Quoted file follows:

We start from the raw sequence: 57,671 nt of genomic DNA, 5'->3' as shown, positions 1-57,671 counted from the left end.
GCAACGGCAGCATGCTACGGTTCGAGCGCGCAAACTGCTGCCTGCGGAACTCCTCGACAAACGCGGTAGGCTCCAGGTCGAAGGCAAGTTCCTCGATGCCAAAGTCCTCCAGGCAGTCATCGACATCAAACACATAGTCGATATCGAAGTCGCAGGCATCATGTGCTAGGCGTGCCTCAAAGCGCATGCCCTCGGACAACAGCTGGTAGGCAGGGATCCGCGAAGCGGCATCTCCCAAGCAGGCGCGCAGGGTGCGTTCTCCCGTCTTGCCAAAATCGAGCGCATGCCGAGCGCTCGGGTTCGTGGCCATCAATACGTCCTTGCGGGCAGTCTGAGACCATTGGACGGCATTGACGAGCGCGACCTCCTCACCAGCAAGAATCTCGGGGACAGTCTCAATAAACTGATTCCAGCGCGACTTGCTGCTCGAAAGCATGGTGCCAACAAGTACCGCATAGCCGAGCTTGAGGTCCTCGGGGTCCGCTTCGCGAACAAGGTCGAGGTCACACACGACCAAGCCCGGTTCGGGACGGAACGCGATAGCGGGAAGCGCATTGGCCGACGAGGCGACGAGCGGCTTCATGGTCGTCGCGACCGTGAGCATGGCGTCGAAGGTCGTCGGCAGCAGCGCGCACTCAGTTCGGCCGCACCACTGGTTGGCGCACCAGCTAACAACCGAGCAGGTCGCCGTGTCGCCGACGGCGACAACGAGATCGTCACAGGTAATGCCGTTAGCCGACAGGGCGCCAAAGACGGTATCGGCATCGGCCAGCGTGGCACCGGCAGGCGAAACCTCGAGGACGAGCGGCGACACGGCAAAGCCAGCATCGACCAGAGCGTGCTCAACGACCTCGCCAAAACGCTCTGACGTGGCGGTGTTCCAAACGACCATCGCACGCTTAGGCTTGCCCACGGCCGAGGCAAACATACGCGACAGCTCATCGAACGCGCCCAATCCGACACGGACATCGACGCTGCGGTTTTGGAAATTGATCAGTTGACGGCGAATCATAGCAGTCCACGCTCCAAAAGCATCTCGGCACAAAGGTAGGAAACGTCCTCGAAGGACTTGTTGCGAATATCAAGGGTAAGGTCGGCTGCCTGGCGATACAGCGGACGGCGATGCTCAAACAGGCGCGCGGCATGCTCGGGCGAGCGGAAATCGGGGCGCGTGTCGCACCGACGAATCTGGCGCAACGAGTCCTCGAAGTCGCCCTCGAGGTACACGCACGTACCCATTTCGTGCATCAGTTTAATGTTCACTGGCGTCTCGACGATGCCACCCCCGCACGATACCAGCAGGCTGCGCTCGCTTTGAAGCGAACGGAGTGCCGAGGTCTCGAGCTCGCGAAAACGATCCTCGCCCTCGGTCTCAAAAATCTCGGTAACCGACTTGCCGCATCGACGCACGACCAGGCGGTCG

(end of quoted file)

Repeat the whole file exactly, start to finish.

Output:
We start from the raw sequence: 57,671 nt of genomic DNA, 5'->3' as shown, positions 1-57,671 counted from the left end.
GCAACGGCAGCATGCTACGGTTCGAGCGCGCAAACTGCTGCCTGCGGAACTCCTCGACAAACGCGGTAGGCTCCAGGTCGAAGGCAAGTTCCTCGATGCCAAAGTCCTCCAGGCAGTCATCGACATCAAACACATAGTCGATATCGAAGTCGCAGGCATCATGTGCTAGGCGTGCCTCAAAGCGCATGCCCTCGGACAACAGCTGGTAGGCAGGGATCCGCGAAGCGGCATCTCCCAAGCAGGCGCGCAGGGTGCGTTCTCCCGTCTTGCCAAAATCGAGCGCATGCCGAGCGCTCGGGTTCGTGGCCATCAATACGTCCTTGCGGGCAGTCTGAGACCATTGGACGGCATTGACGAGCGCGACCTCCTCACCAGCAAGAATCTCGGGGACAGTCTCAATAAACTGATTCCAGCGCGACTTGCTGCTCGAAAGCATGGTGCCAACAAGTACCGCATAGCCGAGCTTGAGGTCCTCGGGGTCCGCTTCGCGAACAAGGTCGAGGTCACACACGACCAAGCCCGGTTCGGGACGGAACGCGATAGCGGGAAGCGCATTGGCCGACGAGGCGACGAGCGGCTTCATGGTCGTCGCGACCGTGAGCATGGCGTCGAAGGTCGTCGGCAGCAGCGCGCACTCAGTTCGGCCGCACCACTGGTTGGCGCACCAGCTAACAACCGAGCAGGTCGCCGTGTCGCCGACGGCGACAACGAGATCGTCACAGGTAATGCCGTTAGCCGACAGGGCGCCAAAGACGGTATCGGCATCGGCCAGCGTGGCACCGGCAGGCGAAACCTCGAGGACGAGCGGCGACACGGCAAAGCCAGCATCGACCAGAGCGTGCTCAACGACCTCGCCAAAACGCTCTGACGTGGCGGTGTTCCAAACGACCATCGCACGCTTAGGCTTGCCCACGGCCGAGGCAAACATACGCGACAGCTCATCGAACGCGCCCAATCCGACACGGACATCGACGCTGCGGTTTTGGAAATTGATCAGTTGACGGCGAATCATAGCAGTCCACGCTCCAAAAGCATCTCGGCACAAAGGTAGGAAACGTCCTCGAAGGACTTGTTGCGAATATCAAGGGTAAGGTCGGCTGCCTGGCGATACAGCGGACGGCGATGCTCAAACAGGCGCGCGGCATGCTCGGGCGAGCGGAAATCGGGGCGCGTGTCGCACCGACGAATCTGGCGCAACGAGTCCTCGAAGTCGCCCTCGAGGTACACGCACGTACCCATTTCGTGCATCAGTTTAATGTTCACTGGCGTCTCGACGATGCCACCCCCGCACGATACCAGCAGGCTGCGCTCGCTTTGAAGCGAACGGAGTGCCGAGGTCTCGAGCTCGCGAAAACGATCCTCGCCCTCGGTCTCAAAAATCTCGGTAACCGACTTGCCGCATCGACGCACGACCAGGCGGTCG